- 1960-1994: Armed Struggle and Popular Resistance
- African nationalism and working-class & popular protests, 1910-1924
- Allison Drew Collection
- Apartheid and reactions to it
- Armed struggle & the advancement of the student and labour movements, 1967-1976
- Colonial conquest and resistance, Pre 1900
- Constructing the Union of South Africa; negotiations & contestations, 1902-10
- Mass Democratic movements, 1976-1983
- Partial State of Emergency, July 1985
- Popular struggles in the early years of Apartheid, 1948-1960
- Second World War and its impact, 1939-1948
- State of Emergency - 1985
- State policies and social protest, 1924-1939
- States of Emergency in South Africa: the 1960s and 1980s
- The genesis of the armed struggle, 1960-1966
- The people armed, 1984-1990
- Transition and negotiation, 1990-1994
States of Emergency in South Africa: the 1960s and 1980s
One of the key instruments used by the apartheid government to neutralise political dissent was the State of Emergency (SOE). In periods when the government faced unprecedented internal revolt – both in 1960 and in the 1980s – an Emergency was declared. This resulted in the detention of thousands of political activists within a short space of time, and an exodus of some to a life in exile.
In 1960, for the first time, the government was faced with a widespread revolt against passes gathering pace at an alarming rate. The revolt threatened to derail plans to implement apartheid measures and thus consolidate white minority rule. In the 1980s increasing internal unrest, political violence and attacks – particularly uMkhonto we Sizwe (MK), the armed wing of the African National Congress (ANC) – precipitated the declaration of the State of Emergency.
State of Emergency in 1960
“In 1960 the emergency was imposed so that the state could implement its apartheid policies,” reads an article which appeared in Isizwe (1986). The article also illustrates how the Nationalist Party (NP) had a clear political strategy to consolidate the apartheid laws – which were rejected by the majority of the people of South Africa. These policies included the development of Bantustans, the imposition of influx control through enforcing pass laws, the implementation of Bantu education, and forced removals under the Group Areas Act.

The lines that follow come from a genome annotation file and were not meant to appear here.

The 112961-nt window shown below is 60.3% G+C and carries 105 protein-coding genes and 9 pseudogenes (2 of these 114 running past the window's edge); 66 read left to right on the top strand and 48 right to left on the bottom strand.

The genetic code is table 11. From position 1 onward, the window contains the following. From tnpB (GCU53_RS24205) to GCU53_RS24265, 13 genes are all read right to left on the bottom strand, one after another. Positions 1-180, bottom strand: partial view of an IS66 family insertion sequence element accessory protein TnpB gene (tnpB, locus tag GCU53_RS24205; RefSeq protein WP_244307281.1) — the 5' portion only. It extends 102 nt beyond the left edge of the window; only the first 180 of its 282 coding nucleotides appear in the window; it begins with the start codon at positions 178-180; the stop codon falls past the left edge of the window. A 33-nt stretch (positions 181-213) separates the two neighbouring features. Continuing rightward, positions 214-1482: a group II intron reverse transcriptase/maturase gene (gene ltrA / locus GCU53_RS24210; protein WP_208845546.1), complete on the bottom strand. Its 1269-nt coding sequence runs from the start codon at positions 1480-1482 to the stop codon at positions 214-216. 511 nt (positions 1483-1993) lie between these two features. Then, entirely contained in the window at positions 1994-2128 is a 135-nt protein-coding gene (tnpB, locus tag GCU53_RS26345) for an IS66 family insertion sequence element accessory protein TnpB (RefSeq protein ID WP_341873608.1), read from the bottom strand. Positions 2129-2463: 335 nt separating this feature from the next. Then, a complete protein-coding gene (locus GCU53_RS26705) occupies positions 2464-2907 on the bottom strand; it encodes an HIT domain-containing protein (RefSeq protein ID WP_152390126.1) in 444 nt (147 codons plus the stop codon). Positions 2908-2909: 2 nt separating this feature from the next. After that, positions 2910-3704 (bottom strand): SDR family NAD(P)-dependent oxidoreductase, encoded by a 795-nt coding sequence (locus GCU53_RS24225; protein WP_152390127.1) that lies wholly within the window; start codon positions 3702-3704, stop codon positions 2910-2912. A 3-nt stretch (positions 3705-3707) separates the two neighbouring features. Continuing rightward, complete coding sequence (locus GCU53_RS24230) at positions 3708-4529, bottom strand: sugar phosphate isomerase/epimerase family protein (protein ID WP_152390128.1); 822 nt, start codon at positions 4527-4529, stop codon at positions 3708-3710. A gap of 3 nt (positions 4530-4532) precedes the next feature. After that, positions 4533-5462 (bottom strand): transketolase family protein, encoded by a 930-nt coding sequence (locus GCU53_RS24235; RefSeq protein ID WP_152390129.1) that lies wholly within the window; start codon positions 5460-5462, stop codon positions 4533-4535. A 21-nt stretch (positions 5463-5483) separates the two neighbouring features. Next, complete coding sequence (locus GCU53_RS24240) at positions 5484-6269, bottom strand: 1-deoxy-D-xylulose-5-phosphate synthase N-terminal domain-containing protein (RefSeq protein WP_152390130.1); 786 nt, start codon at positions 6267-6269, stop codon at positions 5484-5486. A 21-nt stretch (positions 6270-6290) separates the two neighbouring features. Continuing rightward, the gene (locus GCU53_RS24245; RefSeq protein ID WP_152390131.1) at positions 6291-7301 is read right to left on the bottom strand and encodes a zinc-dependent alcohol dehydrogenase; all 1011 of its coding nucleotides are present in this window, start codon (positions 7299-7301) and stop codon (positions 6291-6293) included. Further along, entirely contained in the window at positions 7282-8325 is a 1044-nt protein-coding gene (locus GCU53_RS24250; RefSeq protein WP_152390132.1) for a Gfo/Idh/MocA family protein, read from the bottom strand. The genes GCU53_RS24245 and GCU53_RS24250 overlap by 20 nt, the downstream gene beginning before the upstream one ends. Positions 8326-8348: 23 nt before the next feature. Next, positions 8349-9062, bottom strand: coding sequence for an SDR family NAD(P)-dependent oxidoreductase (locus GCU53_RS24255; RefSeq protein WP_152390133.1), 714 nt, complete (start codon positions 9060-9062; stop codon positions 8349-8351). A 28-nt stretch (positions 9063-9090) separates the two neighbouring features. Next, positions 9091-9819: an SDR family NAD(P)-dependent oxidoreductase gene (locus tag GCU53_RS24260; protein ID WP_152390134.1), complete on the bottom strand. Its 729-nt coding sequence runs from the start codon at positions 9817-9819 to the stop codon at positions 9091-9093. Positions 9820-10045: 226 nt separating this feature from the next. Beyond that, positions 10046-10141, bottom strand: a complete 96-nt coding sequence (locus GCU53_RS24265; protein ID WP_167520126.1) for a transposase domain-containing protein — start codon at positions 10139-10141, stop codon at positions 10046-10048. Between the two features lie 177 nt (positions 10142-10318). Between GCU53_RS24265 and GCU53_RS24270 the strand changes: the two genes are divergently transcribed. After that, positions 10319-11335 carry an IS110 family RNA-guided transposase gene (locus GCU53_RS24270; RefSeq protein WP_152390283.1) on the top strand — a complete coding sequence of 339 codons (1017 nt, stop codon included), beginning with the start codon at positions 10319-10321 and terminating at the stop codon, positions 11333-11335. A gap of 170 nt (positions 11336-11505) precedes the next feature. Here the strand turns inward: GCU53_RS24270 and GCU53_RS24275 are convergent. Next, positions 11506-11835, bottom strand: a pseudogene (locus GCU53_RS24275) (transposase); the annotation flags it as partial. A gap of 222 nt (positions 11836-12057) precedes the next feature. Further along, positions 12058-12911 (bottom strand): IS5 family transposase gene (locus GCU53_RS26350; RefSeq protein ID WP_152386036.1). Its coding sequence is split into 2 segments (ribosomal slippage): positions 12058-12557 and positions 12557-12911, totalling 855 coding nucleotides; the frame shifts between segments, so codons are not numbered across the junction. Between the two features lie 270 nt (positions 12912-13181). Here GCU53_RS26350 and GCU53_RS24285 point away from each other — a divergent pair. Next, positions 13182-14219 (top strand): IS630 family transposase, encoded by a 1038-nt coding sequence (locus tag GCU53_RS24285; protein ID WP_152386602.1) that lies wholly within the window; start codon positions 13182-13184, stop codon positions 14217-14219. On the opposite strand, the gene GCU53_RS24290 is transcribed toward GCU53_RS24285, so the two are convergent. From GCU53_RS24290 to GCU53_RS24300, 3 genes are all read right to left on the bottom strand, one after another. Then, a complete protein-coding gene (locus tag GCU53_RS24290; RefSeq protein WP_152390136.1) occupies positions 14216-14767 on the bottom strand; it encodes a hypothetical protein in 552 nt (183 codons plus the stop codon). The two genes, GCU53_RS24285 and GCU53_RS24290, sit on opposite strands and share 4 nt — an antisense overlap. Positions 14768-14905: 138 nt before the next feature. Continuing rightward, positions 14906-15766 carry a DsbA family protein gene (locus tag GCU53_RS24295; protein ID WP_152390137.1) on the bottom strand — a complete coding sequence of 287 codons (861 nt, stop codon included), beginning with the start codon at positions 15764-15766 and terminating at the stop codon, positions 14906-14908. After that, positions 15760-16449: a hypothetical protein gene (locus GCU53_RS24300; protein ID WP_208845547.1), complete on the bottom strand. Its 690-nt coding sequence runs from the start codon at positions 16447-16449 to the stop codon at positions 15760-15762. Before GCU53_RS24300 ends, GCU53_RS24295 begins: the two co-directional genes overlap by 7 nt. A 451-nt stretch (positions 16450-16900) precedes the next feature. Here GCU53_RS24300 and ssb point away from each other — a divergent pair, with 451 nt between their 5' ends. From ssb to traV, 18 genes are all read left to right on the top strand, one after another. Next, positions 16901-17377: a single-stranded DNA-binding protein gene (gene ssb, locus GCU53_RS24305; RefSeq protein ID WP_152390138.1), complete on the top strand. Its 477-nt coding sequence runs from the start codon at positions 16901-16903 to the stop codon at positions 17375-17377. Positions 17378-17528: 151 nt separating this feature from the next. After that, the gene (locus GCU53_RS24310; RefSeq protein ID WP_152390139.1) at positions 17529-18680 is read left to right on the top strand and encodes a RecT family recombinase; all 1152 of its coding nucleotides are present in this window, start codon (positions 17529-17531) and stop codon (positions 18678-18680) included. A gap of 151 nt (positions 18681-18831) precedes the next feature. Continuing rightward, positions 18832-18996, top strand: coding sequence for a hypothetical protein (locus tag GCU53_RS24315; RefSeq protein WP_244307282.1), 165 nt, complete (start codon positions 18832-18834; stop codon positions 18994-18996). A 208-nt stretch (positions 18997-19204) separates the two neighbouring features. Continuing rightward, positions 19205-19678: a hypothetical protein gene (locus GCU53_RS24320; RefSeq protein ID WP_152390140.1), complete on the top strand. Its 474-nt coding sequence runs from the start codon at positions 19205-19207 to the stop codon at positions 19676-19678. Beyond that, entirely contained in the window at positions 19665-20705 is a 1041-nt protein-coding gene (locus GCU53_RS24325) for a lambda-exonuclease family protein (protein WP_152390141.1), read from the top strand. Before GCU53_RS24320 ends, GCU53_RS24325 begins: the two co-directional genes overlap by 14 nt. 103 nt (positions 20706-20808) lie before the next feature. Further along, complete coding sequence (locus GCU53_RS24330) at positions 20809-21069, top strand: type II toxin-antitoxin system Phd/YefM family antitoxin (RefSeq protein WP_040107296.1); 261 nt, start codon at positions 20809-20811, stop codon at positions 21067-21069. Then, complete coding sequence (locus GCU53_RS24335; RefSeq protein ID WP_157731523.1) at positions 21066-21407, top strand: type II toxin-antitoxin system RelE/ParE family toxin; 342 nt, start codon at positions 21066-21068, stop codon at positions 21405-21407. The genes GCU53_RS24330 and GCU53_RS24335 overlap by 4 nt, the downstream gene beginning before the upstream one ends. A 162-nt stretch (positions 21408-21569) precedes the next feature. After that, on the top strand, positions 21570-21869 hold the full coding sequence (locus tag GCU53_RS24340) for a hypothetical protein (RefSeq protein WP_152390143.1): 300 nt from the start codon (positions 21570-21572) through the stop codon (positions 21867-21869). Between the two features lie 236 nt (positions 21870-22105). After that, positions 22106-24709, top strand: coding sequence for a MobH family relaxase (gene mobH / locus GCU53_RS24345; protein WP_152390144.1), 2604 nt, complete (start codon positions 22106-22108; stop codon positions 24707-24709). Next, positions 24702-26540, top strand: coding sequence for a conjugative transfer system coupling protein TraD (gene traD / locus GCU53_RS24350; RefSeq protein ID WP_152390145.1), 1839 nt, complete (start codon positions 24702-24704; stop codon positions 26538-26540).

The massacre of unarmed protestors at Sharpeville, near Vereeniging in the province of Transvaal, on 21 March 1960, was a turning point in the history of South Africa. What began as a peaceful march by Pan-Africanist Congress (PAC) supporters to the police station – in protest against the pass laws and calling for a minimum monthly wage of 35 pounds – was turned into a massacre when police fired at the protestors, killing 69 people and injuring 180.
In response to this state brutality, strikes broke out and stayaways ensued, forcing the government to declare a State of Emergency. On 30 March 1960, the government declared a State of Emergency in 83 magisterial districts – this was the first state of emergency declared by the Apartheid State. The government then moved to pass the Unlawful Organisations Act on 7 April 1960, which banned both the ANC and the PAC. Consequently, there was a sharp rise in the number of people detained: by 6 May 1960 the government revealed in Parliament that 18,000 persons had been arrested and detained since the proclamation of the Emergency. Detainees were held without access to lawyers and family, at times in solitary confinement. Most detainees were released after spending one or two months in jail, but about 400 remained in jails across the country until the Emergency was lifted.